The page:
Featured image credit: Lincoln County District Court

Judge resigns after being caught sending '500 texts' during the murder trial of a 2-year-old boy

vt-author-image

By stefan armitage

Article saved!Article saved!

Oklahoma judge Traci Soderstrom has agreed to resign from her position after being embroiled in a texting scandal while presiding over a murder trial involving the death of a two-year-old boy.

The shocking revelation came to light after it was discovered that Soderstrom had sent hundreds of texts from the bench, including messages that ridiculed prosecutors and contained emojis, CBS News reports.

As part of a proposed settlement agreement filed with the Oklahoma Court on the Judiciary, District Judge Soderstrom has also committed to not seeking judicial office again within Oklahoma.

This decision comes following allegations of gross neglect of duty, oppression in office, lack of proper temperament, and failure to supervise her office, which could have led to her removal from the bench.

size-large wp-image-1263248436
Soderstrom is seen on her cell phone at the bench. Credit: Lincoln County District Court

In a resignation letter shared with local media, Soderstrom acknowledged her human fallibility while maintaining her commitment to upholding the Constitution. She stated: "I promised to uphold the Constitution in a fair, even-handed, and efficient manner. I believe that I have done so. However, being human, I have also faltered."

The recommendation for Soderstrom's removal was made by Oklahoma Supreme Court Chief Justice John Kane IV after an investigation uncovered instances where she mocked prosecutors, made inappropriate comments, and exhibited bias during the murder trial of two-year-old Braxton Danker.

Security footage published by The Oklahoman depicted Soderstrom texting extensively during critical junctures of the trial, such as jury selection, opening statements, and witness testimony.

During the trial, Soderstrom's texts to her bailiff included remarks about the prosecutor "sweating through his coat" and questioning the size of their hands, praise for the defense attorney, and inquiries about whether she could applaud for the defense during their opening arguments.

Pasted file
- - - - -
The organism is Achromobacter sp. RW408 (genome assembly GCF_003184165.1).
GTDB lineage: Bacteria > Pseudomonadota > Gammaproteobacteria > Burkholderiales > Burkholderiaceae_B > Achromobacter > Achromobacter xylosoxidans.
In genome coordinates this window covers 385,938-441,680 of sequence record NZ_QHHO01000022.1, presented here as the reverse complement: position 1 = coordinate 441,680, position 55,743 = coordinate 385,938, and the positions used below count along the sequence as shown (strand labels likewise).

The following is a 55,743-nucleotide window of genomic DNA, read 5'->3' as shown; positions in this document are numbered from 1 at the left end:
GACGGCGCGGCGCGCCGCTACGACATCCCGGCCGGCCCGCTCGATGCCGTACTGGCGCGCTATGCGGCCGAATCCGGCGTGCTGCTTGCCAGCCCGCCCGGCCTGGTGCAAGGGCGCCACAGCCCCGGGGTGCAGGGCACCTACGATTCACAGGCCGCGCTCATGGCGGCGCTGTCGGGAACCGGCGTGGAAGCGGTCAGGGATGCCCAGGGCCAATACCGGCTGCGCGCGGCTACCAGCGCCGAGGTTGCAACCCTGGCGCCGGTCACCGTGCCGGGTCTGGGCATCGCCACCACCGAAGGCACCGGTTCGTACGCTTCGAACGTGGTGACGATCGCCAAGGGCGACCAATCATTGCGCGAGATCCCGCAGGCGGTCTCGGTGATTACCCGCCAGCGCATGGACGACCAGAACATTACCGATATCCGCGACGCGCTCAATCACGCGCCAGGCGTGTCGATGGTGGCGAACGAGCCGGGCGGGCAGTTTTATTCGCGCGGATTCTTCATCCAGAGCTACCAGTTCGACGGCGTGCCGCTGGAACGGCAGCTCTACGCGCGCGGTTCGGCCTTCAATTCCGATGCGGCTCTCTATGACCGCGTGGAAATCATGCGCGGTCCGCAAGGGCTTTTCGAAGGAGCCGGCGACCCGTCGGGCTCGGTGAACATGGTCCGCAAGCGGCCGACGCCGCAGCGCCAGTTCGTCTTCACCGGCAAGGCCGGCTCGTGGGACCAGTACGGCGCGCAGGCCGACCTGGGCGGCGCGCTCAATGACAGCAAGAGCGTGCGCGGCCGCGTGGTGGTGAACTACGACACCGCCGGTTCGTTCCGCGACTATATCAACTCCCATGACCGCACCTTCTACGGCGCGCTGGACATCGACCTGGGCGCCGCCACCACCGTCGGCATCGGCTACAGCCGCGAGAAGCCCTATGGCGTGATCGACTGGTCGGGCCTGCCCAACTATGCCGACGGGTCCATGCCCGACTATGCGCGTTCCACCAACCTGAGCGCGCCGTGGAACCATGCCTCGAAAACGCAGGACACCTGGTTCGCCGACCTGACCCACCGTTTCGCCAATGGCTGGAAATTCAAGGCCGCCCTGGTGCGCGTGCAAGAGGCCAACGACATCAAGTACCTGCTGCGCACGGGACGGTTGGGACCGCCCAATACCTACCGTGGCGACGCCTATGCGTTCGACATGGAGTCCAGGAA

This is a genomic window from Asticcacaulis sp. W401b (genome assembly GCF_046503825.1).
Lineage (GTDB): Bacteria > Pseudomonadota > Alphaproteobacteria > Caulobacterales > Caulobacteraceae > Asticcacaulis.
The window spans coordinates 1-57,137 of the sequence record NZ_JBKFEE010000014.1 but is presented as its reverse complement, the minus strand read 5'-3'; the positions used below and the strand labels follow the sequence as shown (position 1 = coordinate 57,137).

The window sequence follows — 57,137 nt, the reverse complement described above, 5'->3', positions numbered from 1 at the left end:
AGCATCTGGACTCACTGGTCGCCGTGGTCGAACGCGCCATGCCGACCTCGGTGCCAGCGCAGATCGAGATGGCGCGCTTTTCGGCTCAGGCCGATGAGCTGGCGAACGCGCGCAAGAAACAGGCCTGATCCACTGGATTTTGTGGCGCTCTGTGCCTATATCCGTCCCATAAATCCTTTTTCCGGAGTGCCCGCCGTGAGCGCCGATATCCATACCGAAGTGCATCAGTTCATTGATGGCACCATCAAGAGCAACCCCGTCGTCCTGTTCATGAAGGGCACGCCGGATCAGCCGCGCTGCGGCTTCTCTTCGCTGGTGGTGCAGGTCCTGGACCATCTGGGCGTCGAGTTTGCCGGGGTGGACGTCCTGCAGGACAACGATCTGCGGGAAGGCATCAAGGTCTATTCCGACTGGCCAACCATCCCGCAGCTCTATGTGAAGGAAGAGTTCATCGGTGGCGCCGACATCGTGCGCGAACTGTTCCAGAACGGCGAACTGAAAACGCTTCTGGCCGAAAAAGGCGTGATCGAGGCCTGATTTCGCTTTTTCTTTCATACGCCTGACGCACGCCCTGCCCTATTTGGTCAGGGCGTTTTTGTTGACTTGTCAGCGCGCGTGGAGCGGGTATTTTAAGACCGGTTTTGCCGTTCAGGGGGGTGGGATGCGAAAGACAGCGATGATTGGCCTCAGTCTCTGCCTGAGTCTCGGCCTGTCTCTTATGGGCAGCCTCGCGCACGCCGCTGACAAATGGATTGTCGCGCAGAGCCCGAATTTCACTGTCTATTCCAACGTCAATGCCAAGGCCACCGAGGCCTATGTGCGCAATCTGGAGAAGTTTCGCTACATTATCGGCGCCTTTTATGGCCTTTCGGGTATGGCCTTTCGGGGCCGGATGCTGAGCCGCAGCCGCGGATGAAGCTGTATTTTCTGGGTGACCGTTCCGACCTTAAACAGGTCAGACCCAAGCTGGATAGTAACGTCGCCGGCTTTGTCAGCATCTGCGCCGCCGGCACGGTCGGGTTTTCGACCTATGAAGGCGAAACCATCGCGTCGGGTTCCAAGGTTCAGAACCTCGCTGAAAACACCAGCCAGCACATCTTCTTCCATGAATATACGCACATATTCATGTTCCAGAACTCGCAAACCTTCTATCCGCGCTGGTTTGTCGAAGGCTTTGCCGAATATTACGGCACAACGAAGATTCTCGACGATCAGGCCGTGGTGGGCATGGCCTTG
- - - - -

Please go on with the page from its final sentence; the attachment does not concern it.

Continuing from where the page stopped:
Another text also saw her call a key witness a "liar".

Additionally, Soderstrom sent over 500 texts to her bailiff, with one message containing a laughing emoji in response to a crass comment made by the bailiff about the prosecutor.

Braxton Danker, two, died in 2018 after suffering a cardiac arrest and was discovered to have injuries including broken bones and open wounds all over his body.

His mother, Judi Danker, and her boyfriend Khristian Martzall, were charged with first-degree murder relating to his tragic death. Martzall was convicted of second-degree murder and sentenced to time served, while Danker pleaded guilty to enabling child abuse and was sentenced to 25 years.

Speaking about the judge's repeated use of her cell phone in the chambers, Chief Justice John Kane IV said, via the Guardian: "The pattern of conduct demonstrates [Soderstrom’s] gross neglect of duty, gross partiality, and oppression. The conduct further demonstrates [a] lack of temperament to serve as a judge."

Soderstrom voluntarily suspended herself in October following the emergence of the scandal.

Featured image credit: Lincoln County District Court